To the average molecular biologist working with RNA, preventing, detecting and eliminating nuclease contamination, particularly ribonuclease (RNase) contamination, is a constant and somewhat annoying challenge. The following discussion pinpoints some of the sources of RNase contamination and highlights ways to eliminate contamination problems at various stages while working with RNA.
RNases Are Ubiquitous and Sturdy Enzymes
Because they play an important role in nucleic acid metabolism, RNases are found in both prokaryotes and eukaryotes, and in practically every cell type. The human body uses RNases to defend against invading microorganisms by secreting these enzymes in fluids such as tears, saliva, mucus and perspiration. The primary source of RNases within most environments, however, is microorganisms namely bacteria, fungi and their spores. In a laboratory setting, RNase contamination problems are exacerbated since microorganisms and their derivatives (e.g., restriction enzymes, polymerases, etc.) are frequently used as essential tools or may even be the object of scientific study. As you might imagine, these proteins can be found practically everywhere in a molecular biology laboratory!
RNases, especially those belonging to the RNase A family, are fairly small, compact proteins containing several cysteine residues that form numerous intramolecular disulfide bonds. As a result, denatured RNases tend to regain their native structure and partial function after being cooled to room temperature in the absence of a denaturant. Consequently, RNases can retain activity after freeze-thaw cycles and even autoclaving (see Technical Bulletin 178). The robust nature of these enzymes makes them refractory to many methods of decontamination. Indeed, drastic chemical methods are often required to eliminate RNases from surfaces and solutions.
Preventing RNase Contamination
Some basic precautions need to be taken when working with RNA. These include:
- wearing gloves throughout experiments to prevent contamination from RNases found on most human hands (we jokingly refer to these as "fingerases"),
- changing gloves after touching skin (e.g., your face), door knobs, and common surfaces,
- having a dedicated set of pipettors that are used solely for RNA work,
- using tips and tubes that are tested and guaranteed to be RNase-free,
- using RNase-free chemicals and reagents, and
- designating a "low-traffic" area of the lab that is away or shielded from air vents or open windows as an "RNase-free Zone".
These common sense precautions will go a long way towards minimizing RNase contamination problems.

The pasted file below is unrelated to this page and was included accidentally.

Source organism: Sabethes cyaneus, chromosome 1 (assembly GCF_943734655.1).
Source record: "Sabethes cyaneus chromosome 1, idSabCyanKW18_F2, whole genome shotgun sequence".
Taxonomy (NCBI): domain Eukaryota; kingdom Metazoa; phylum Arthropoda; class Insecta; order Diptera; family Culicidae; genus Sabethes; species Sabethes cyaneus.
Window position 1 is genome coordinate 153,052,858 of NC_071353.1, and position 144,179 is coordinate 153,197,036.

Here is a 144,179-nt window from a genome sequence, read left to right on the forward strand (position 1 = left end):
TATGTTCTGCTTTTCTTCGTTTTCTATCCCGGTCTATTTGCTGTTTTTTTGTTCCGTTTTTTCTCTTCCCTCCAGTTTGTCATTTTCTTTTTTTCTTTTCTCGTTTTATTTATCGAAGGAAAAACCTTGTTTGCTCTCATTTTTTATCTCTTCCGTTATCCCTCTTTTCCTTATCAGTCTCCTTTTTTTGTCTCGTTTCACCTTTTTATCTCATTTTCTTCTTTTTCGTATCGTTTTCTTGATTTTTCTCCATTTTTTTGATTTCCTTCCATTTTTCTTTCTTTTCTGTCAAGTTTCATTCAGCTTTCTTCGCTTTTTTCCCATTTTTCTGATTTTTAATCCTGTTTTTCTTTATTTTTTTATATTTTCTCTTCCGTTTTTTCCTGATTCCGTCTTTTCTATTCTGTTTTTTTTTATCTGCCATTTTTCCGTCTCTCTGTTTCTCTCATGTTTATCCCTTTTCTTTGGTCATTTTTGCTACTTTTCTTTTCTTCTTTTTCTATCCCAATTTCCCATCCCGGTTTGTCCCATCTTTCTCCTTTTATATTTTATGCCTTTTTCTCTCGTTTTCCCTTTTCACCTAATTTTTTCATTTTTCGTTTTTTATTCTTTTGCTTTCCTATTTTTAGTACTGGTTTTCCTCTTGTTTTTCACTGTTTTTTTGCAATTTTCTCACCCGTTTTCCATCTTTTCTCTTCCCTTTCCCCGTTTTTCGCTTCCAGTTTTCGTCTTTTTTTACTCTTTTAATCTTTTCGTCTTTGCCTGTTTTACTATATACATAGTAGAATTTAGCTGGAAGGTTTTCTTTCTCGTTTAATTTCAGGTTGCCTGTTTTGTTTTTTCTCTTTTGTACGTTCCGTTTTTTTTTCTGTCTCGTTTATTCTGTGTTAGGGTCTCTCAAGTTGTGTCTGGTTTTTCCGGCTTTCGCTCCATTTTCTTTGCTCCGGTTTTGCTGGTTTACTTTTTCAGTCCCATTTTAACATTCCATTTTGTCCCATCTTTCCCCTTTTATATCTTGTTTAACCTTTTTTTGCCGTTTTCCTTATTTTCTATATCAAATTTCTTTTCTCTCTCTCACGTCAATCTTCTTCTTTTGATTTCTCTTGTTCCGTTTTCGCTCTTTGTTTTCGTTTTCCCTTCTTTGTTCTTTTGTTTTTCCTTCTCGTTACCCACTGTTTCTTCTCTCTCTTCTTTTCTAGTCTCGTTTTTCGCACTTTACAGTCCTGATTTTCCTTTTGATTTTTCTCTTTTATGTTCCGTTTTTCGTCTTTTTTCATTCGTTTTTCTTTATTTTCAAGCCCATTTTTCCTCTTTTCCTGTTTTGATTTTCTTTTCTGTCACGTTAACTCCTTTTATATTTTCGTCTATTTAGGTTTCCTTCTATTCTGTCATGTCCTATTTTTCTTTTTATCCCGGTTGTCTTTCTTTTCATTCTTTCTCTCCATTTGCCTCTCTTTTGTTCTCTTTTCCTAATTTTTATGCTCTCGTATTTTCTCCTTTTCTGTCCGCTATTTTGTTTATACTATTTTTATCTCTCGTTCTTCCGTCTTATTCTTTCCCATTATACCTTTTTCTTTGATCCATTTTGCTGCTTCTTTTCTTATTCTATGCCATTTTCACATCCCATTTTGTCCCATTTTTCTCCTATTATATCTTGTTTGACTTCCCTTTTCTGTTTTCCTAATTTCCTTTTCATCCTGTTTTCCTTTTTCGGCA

Laboratory surfaces, such as benchtops, centrifuges and electrophoresis equipment, should be assumed to be contaminated with RNases, since they are usually exposed to the environment. Eliminating contamination from these surfaces is fairly easy and can be done rapidly. Prior to using any shared laboratory equipment or benchtops, make it a point to decontaminate the surface by wiping it down with a commercially available RNase decontamination solution such as Ambion's RNaseZap (see below), or a mild solution of bleach or NaOH. Using a detergent solution like the kind used for soaking and cleaning glassware will not be as effective as these solutions. Detergent solutions may actually exacerbate the problem, since detergents can spread the RNase contamination over a wider area.
RNaseZap is a combination of three different chemicals that will completely inactivate RNases (and any other enzyme) immediately upon contact. Simply spray the surface with the solution and then rinse it thoroughly with nuclease-free water. RNaseZap Wipes, which are towelettes pre-soaked with the RNaseZap, are particularly convenient for decontaminating pipettors, benchtops and other surfaces. ElectroZap, a specially optimized formulation for pH meters, can be used to eliminate contamination from the surface of pH electrodes.
Glassware and Metalware
Glassware and metalware can be treated with RNaseZap. An alternative is to bake these items, which may be more convenient if large numbers of items are involved. The baking procedure typically involves incubation in an oven at 450°F for 2 hours or more. (Don't include tape as it will burn!) Prior to baking, be sure to wrap the metalware items and the tops of beakers and flasks with aluminum foil to prevent contamination after baking. When 2 hours is too long to wait, treating with RNaseZap is a great alternative. Just make sure that the RNaseZap reagent is not in contact with surfaces of forceps, spatulas or other reactive metalware (e.g., aluminum) for more than a few minutes, as this could lead to corrosion. Mark baked and RNaseZap-treated items as "RNase-free" to distinguish them from untreated pieces. We recommend storing the treated equipment in a clearly marked "RNase-free Zone" to prevent accidental contamination.
Tips & Tubes
Tips and tubes are an easily overlooked source of RNase contamination. We typically do not find it necessary to decontaminate microfuge tubes used for RNA work if they are from unopened or carefully handled bags. However, we do consistently find a small percentage of tubes from other vendors (even those marketed as RNase-free), that cause RNA degradation. As explained earlier, simply autoclaving tips and tubes does not ensure elimination of RNases because these enzymes are very robust and will regain partial activity after cooling to room temperature (see Technical Bulletin 178).